Some 6 years ago, Joseph had contacted Dominique to discuss the outlandish possibility of perhaps importing Algerien Sloughis to the USA.  As it turned out, getting the logistics of this worked out was more than anybody could have anticipated. Only the persistence of Joseph and his knowledge of the local customs finally enabled him to succeed.  One has to understand, simply finding Sloughis in Algeria is more than going to a pet store in Algiers.  This land is huge and he had to go way out of Algiers to the far West to finally find a small town with Sloughis, Bensekrane.  These Sloughis were kept, as is the tradition, for two purposes:  hunting and defending the herds against the jackal.  Hunting is typically done with the younger, faster Sloughis.  This is not easy as the ground is uneven, stony and harsh.  Sloughis have to be soundly built to sustain a high speed chase after a hare without being injured.  Once older and not fast enough for the hunt any more, Sloughis are used to defend the herds.  Both of these Sloughi activities are essential for the people who keep them, a true working dog where the benefit for the family from the Sloughi is what they are bred for.  Selecting along these lines generates Sloughis that have a perfect conformation (form follows out of perfect function).  For locals where the Sloughi  plays this important function, showing the Sloughi in a showring is beyond comprehension.  What could be the purpose of such events?  They already have assessed the function, know who is the fastest to catch the hare and who is the bravest to attack a jackal.  That is what matters, that is what they have been selected for and that is their function in their original environment.  And that is why Dominique and Joseph agreed to go through all the trouble to get those Sloughis to integrate their sound physic and mental stability into the Western breeding to breed Sloughis that are closer to the North-African original in every respect.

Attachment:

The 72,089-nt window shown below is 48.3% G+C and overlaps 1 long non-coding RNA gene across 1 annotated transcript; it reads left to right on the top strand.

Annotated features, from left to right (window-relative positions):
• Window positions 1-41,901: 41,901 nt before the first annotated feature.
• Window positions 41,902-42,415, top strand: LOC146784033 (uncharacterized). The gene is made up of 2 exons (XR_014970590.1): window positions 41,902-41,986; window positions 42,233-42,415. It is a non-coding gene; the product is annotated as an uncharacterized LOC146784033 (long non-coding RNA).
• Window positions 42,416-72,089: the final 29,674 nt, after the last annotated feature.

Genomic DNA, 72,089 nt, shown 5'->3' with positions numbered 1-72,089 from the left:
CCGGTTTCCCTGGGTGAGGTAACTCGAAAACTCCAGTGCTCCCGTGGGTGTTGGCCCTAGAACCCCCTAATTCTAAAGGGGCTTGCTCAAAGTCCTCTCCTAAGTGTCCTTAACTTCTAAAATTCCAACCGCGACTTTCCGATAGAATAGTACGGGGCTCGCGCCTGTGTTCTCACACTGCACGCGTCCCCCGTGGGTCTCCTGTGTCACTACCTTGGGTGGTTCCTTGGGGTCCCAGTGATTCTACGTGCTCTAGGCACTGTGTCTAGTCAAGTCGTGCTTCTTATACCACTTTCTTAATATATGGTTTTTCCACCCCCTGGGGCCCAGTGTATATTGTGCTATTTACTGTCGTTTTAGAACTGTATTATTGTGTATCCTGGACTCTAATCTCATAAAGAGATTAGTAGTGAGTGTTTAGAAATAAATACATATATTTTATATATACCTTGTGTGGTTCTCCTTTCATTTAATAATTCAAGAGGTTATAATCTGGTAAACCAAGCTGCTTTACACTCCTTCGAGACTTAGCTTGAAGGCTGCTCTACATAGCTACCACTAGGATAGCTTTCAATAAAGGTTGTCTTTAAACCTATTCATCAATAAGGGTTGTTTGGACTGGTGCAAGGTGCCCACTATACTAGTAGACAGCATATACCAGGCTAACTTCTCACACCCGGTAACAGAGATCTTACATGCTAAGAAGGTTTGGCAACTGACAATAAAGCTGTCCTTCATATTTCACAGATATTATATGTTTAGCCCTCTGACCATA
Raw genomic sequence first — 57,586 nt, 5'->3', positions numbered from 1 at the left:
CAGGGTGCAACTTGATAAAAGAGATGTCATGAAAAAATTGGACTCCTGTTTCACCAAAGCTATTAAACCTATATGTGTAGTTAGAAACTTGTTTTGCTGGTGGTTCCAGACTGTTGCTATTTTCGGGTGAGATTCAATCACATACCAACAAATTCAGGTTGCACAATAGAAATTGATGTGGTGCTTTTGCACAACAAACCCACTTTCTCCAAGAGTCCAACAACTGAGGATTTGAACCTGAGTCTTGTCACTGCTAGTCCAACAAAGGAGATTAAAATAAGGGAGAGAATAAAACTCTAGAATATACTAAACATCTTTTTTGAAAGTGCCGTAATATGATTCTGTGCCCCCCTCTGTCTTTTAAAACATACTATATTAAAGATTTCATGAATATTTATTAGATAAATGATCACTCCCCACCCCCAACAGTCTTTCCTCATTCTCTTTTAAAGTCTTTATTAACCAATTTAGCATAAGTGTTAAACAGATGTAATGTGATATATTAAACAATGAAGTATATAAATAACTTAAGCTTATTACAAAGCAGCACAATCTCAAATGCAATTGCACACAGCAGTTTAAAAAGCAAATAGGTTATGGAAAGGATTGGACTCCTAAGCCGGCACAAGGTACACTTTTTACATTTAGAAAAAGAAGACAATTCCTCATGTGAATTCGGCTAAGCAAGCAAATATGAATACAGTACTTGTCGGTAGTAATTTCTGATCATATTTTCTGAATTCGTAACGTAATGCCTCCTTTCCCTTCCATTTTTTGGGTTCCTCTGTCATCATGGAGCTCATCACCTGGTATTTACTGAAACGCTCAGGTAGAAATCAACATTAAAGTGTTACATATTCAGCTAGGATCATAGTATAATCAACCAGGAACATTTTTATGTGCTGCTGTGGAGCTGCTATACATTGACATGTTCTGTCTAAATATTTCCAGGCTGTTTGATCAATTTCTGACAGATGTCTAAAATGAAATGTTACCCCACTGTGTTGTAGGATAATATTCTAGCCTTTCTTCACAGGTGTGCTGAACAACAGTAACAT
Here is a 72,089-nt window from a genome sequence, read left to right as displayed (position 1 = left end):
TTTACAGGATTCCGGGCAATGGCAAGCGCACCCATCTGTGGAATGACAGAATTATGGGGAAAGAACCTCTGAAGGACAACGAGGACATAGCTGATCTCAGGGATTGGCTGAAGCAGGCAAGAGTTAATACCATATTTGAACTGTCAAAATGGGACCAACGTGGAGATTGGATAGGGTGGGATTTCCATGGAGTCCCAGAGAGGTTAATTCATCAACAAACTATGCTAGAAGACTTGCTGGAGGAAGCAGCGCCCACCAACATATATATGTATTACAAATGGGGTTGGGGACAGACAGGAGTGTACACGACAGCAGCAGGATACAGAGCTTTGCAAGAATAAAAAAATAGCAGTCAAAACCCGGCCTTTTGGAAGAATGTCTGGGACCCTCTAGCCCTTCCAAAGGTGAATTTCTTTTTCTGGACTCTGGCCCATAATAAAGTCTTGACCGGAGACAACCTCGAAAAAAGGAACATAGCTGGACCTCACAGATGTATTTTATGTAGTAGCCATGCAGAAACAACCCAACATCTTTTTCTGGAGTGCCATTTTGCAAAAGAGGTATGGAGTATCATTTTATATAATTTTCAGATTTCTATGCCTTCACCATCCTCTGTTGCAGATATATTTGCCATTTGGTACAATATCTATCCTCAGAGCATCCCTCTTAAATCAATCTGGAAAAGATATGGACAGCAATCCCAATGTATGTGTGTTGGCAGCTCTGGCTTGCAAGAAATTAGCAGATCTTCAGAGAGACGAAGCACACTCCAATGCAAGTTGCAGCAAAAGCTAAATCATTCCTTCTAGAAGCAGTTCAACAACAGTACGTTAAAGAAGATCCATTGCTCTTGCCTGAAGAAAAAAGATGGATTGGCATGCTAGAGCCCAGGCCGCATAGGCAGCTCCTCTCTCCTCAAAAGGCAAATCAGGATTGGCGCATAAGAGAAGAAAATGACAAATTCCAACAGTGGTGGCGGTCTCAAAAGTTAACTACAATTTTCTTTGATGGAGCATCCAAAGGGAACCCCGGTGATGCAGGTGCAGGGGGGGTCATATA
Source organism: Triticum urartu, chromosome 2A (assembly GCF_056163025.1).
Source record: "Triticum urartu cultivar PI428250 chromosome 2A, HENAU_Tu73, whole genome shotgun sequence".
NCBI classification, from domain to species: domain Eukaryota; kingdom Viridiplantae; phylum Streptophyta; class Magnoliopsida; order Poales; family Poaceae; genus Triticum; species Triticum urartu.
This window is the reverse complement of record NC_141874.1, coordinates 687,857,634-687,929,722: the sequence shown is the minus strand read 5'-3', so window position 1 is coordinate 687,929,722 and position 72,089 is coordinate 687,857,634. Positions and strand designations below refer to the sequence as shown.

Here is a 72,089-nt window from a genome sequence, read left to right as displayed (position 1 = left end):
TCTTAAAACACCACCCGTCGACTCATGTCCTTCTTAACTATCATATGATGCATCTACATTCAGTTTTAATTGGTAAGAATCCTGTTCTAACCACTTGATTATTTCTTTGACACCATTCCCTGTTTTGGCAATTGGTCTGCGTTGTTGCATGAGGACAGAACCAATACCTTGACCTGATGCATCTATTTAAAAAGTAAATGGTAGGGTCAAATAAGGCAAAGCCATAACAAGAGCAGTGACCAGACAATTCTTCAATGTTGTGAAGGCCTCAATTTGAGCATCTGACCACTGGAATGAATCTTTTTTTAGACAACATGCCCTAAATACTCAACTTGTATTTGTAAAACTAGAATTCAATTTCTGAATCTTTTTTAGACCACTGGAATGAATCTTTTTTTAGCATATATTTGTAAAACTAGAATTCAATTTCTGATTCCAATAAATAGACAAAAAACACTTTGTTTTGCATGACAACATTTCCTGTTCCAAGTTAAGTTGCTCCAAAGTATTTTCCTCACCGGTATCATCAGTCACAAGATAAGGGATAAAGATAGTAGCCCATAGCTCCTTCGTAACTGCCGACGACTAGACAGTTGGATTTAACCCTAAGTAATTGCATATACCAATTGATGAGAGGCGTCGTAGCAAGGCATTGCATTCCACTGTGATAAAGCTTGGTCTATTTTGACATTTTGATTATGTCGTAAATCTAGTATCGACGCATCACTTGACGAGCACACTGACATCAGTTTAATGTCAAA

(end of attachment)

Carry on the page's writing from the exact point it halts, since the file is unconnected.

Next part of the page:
As pointed out some 3 years ago, the Western Sloughi breeding suffers from cross-breeding with dogs of uncertain origin as well as deliberate cross-breeding with unrelated hound breeds such as the Middle-Eastern Saluki and even such distant breeds as rare smooth Afghan hounds.  In part, this was driven by the concept of lumping all smooth hounds remotely resembling Sloughis  together.  In part, this problem stems from the ignorance of people to understand the vast geographic distance separating the Sloughis from West- Africa from those in Iran (Persian sighthound or Saluki) and Afghanistan.  Be this as it may, many of the Western bred ‘Sloughis’ contain the genes of those other breeds and it was proposed in the discussion driven by Dominique’s original posting to dilute those genes out through breeding with original North-African Sloughis.  Of course, this is a problem in its own right as some North-African Sloughis are already mixed with Western-bred Sloughis, reflecting the old Western colonization of North-Africa and dominating the African heritage, ultimately aiming at destroying a legacy from thousands of years to generate such a hound  by replacing the Sloughis with a non-functional Western bred hound.